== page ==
Anti-vax ‘mob’ that closed Dodger Stadium vaccination site sparks outrage
After a group of protesters managed to disrupt operations at Dodger Stadium’s mass COVID-19 vaccination site Saturday, some Los Angeles officials expressed fury at the demonstrators while calling for increased security at testing and vaccination installations.
Los Angeles Fire Department officials closed the main entrance to the stadium — one of the largest vaccination sites in the country — for about an hour Saturday after 40 to 60 demonstrators appeared on Stadium Way holding signs that decried masks while shouting unfounded claims about the dangers of the vaccine.
Dodger Stadium’s COVID-19 vaccination site temporarily shut down after protesters gather at entrance
The demonstrators included members of anti-vaccine and far-right groups.
The group dispersed around 3 p.m., and there were no arrests or injuries reported, said LAFD Assistant Chief Ellsworth Fortman, who oversees the department’s COVID-19 response. Fortman said approximately 5,740 doses of the vaccine were issued Saturday at the site, which distributes 5,700 to 7,700 doses daily. Workers were still vaccinating people inside the stadium during the hour that the main entrance was closed, he said.
Both fire and police officials have said that the group was nonviolent and that the decision to close the entrance to the facility was a precaution. The protest left several city leaders infuriated, with some questioning why police weren’t more aggressive toward demonstrators, contending the LAPD has been more proactive in quashing anti-police or Black Lives Matter protests.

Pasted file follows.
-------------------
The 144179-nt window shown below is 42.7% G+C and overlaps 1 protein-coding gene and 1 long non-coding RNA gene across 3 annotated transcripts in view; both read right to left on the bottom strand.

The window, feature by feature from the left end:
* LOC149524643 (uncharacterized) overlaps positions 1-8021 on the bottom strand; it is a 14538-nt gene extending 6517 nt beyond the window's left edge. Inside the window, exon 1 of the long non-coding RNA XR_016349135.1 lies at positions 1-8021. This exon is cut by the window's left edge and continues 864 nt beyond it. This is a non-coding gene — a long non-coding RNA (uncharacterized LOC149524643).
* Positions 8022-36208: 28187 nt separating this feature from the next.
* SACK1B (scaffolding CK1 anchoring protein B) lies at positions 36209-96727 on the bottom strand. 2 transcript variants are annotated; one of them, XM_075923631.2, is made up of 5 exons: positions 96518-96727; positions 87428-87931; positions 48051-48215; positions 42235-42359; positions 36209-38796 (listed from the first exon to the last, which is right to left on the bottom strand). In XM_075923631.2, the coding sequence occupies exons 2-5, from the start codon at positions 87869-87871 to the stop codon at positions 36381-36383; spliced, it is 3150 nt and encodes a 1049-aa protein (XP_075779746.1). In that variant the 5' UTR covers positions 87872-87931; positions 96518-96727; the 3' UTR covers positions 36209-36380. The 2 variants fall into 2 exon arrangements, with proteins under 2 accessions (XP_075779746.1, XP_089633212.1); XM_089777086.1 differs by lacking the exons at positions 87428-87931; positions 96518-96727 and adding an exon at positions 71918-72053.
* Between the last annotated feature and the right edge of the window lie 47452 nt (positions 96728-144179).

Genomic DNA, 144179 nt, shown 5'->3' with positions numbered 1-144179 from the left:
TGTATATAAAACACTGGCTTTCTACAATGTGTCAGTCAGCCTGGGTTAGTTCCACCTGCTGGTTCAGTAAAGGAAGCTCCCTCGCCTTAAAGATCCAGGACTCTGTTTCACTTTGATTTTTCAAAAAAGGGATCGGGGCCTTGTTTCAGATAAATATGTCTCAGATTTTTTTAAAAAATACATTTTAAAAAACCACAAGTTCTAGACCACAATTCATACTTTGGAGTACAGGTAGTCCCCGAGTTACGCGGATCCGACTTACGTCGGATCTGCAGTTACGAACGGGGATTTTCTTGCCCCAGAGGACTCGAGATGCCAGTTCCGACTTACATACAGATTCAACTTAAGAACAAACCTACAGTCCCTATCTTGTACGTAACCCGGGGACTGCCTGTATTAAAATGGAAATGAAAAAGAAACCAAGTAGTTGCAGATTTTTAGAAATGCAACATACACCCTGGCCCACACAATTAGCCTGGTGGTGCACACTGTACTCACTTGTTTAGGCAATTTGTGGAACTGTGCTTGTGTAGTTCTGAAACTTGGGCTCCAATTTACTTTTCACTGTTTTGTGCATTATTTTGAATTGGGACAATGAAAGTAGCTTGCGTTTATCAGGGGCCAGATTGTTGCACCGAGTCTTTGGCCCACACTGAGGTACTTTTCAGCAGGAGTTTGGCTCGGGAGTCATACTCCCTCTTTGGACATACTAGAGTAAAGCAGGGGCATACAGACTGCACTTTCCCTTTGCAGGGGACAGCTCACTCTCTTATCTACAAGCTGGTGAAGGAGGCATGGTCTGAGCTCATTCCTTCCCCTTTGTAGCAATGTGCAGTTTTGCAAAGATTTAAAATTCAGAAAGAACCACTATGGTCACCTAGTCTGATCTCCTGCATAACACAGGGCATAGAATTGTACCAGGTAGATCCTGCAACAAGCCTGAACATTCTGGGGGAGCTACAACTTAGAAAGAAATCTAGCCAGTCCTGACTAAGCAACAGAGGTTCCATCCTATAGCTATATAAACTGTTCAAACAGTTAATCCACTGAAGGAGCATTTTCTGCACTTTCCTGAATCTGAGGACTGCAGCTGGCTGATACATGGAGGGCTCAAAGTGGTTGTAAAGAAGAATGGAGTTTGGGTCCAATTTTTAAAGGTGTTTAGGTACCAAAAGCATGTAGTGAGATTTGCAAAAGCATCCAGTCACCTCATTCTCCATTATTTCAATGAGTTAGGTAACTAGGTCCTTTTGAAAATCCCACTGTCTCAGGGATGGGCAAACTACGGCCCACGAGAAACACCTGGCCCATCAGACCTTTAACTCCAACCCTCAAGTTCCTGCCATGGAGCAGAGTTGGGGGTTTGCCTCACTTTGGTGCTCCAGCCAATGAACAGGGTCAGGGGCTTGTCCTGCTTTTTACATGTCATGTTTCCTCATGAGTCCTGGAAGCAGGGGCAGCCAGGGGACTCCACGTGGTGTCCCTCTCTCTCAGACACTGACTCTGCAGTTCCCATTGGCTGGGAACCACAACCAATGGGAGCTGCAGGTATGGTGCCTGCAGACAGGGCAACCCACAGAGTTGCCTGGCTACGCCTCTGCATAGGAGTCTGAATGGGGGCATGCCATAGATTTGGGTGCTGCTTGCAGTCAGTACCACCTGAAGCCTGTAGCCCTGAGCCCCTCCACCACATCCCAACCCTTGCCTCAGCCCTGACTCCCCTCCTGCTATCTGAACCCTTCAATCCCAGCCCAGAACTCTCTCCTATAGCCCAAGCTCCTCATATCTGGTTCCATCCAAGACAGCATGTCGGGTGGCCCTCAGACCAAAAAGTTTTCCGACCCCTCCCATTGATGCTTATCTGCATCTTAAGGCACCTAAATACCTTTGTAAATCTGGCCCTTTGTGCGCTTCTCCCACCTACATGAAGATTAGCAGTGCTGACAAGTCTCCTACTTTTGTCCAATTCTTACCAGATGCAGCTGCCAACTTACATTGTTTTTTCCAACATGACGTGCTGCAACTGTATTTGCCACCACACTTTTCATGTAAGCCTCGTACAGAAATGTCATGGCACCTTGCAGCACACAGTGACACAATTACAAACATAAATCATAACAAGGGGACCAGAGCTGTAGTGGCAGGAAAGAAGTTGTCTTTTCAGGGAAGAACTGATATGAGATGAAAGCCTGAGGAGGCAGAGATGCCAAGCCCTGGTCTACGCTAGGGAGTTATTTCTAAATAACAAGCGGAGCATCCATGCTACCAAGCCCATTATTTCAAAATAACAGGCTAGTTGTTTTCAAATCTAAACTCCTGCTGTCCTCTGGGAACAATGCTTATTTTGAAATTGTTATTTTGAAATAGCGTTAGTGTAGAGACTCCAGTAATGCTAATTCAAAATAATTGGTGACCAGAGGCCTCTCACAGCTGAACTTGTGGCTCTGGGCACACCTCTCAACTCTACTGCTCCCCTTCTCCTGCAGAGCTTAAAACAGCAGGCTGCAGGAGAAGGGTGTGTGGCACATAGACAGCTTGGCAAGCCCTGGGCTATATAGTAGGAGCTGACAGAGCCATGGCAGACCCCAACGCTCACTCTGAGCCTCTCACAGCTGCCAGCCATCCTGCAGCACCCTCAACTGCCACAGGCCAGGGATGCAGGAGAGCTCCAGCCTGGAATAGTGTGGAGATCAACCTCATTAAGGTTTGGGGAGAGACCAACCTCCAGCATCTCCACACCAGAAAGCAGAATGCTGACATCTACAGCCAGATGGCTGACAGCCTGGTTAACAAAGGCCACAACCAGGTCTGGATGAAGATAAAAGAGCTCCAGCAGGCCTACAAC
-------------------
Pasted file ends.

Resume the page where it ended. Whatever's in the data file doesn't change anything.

“Look, the world sees this. What it does is it undermines our public safety community. It’s not good for our public safety community for people to believe that there’s inequitable treatment,” said L.A. City Councilman Gil Cedillo, whose district includes Dodger Stadium. “That does not help them do their job. When some people get coddled and others don’t.”
The protest came as frustrations over state and county officials’ handling of the virus remain high. The number of coronavirus deaths in California surpassed 40,000 on Friday. More than half those fatalities have occurred since Nov. 1, part of a startling surge in the lethality of the virus, amid concerns that more dangerous strains are emerging.
At the same time, business owners who are struggling to keep their lights on have repeatedly called for the relaxation of rules limiting dining and other gatherings.
Fortman said the decision to close the gate was made after protesters approached the Stadium Way entrance out of concerns for the safety of workers inside and the protesters themselves, who he said could have been struck by cars as they marched through the site.
After 45 minutes, Fortman said, LAPD officers approached the group and warned them they could face citation or arrest if they entered the vaccination site and ordered them to get out of the street.
The group complied and largely dispersed by 3 p.m., Fortman said. The protesters’ actions ultimately did little to inhibit vaccine distribution, he said.
“At the end of the day, it didn’t really impact much,” he said. “I feel bad for those folks [who] ended up waiting an additional 50 minutes.”